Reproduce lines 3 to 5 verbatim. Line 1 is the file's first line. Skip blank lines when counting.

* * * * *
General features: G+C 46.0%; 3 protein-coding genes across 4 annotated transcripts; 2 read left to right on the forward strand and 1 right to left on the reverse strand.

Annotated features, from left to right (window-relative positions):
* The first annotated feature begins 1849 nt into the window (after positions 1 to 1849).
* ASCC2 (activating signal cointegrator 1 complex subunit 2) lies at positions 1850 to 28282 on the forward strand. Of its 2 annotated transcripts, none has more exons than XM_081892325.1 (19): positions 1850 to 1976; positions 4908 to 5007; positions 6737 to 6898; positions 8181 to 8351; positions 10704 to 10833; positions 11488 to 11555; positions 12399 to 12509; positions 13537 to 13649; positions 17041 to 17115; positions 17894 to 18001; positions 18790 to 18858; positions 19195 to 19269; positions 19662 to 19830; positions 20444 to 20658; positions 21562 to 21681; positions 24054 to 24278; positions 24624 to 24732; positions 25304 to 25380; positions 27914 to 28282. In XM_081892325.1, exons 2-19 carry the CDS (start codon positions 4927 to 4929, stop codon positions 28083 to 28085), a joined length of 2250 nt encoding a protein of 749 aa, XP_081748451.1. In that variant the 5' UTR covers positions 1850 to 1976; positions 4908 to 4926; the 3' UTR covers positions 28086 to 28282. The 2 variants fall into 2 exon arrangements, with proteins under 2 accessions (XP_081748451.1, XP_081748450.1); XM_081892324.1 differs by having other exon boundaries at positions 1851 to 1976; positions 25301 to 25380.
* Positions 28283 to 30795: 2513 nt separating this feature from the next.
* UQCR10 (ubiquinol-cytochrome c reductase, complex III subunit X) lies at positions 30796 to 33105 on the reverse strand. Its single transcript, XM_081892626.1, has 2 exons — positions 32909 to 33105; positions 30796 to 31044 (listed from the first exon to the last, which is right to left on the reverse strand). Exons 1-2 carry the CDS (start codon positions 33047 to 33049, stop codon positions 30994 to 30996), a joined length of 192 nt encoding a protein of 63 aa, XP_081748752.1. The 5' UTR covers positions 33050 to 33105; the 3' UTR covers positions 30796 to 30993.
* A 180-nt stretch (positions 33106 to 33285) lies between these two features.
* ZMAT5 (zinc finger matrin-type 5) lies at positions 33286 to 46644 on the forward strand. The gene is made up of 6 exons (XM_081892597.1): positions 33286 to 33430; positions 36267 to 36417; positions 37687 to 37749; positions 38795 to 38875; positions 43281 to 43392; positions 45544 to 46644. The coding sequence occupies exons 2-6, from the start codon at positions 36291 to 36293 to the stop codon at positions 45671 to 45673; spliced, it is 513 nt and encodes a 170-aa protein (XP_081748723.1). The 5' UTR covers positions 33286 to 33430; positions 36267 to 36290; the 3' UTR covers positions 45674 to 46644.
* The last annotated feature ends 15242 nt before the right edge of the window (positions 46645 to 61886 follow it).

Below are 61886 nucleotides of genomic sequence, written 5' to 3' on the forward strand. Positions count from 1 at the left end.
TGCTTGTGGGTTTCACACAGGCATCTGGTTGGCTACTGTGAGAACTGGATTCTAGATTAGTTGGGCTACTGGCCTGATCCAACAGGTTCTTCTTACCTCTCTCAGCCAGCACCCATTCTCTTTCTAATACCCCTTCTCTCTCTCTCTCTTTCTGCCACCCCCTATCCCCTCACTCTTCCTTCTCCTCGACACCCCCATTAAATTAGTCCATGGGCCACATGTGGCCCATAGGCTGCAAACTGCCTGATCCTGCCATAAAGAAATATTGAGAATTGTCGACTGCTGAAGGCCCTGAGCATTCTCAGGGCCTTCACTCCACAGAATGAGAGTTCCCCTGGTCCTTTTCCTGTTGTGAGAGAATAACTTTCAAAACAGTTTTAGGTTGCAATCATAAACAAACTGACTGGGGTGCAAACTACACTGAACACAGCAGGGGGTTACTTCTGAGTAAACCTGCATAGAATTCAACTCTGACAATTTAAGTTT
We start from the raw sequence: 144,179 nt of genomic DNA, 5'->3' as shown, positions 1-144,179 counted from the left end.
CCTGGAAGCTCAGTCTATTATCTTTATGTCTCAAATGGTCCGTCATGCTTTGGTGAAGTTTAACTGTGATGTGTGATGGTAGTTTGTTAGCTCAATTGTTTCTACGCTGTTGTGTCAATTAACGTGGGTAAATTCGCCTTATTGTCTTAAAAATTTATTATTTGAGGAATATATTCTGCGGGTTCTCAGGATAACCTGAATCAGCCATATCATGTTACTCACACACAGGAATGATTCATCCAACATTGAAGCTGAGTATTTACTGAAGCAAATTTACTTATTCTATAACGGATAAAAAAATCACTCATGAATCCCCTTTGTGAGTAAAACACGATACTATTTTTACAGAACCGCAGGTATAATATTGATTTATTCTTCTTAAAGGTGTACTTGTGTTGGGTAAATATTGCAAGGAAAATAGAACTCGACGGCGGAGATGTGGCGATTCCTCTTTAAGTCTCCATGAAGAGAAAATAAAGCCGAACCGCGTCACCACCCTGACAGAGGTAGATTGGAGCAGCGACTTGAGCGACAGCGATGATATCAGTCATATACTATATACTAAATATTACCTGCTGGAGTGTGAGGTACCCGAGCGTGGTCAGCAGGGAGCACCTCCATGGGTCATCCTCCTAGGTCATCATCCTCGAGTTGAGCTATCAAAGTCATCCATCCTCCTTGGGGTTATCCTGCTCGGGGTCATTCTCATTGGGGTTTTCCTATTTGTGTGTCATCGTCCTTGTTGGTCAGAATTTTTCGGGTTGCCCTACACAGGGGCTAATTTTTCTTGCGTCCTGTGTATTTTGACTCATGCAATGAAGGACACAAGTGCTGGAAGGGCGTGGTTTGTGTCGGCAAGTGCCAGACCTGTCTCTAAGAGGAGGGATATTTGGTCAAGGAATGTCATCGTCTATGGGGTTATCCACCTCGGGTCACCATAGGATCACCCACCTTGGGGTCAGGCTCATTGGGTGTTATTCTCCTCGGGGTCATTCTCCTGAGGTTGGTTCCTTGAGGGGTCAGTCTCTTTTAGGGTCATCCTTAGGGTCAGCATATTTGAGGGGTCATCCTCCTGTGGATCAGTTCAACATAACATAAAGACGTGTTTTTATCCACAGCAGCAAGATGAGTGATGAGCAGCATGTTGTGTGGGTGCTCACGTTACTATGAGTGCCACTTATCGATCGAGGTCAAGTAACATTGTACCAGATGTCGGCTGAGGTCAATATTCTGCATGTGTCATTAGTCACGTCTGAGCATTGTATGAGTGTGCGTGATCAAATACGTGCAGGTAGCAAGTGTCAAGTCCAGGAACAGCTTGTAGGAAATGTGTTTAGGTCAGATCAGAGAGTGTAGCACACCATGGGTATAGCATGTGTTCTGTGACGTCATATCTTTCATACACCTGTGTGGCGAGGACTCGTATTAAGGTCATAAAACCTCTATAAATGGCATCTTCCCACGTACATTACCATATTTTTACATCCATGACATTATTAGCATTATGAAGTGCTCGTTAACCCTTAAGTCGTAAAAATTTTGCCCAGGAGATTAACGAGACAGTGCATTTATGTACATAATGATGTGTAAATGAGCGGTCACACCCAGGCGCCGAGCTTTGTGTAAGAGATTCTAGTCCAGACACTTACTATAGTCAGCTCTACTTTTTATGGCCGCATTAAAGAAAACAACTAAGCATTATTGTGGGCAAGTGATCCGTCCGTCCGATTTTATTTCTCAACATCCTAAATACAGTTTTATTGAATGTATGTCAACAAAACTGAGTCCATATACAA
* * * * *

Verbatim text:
* The first annotated feature begins 1849 nt into the window (after positions 1 to 1849).
* ASCC2 (activating signal cointegrator 1 complex subunit 2) lies at positions 1850 to 28282 on the forward strand. Of its 2 annotated transcripts, none has more exons than XM_081892325.1 (19): positions 1850 to 1976; positions 4908 to 5007; positions 6737 to 6898; positions 8181 to 8351; positions 10704 to 10833; positions 11488 to 11555; positions 12399 to 12509; positions 13537 to 13649; positions 17041 to 17115; positions 17894 to 18001; positions 18790 to 18858; positions 19195 to 19269; positions 19662 to 19830; positions 20444 to 20658; positions 21562 to 21681; positions 24054 to 24278; positions 24624 to 24732; positions 25304 to 25380; positions 27914 to 28282. In XM_081892325.1, exons 2-19 carry the CDS (start codon positions 4927 to 4929, stop codon positions 28083 to 28085), a joined length of 2250 nt encoding a protein of 749 aa, XP_081748451.1. In that variant the 5' UTR covers positions 1850 to 1976; positions 4908 to 4926; the 3' UTR covers positions 28086 to 28282. The 2 variants fall into 2 exon arrangements, with proteins under 2 accessions (XP_081748451.1, XP_081748450.1); XM_081892324.1 differs by having other exon boundaries at positions 1851 to 1976; positions 25301 to 25380.
* Positions 28283 to 30795: 2513 nt separating this feature from the next.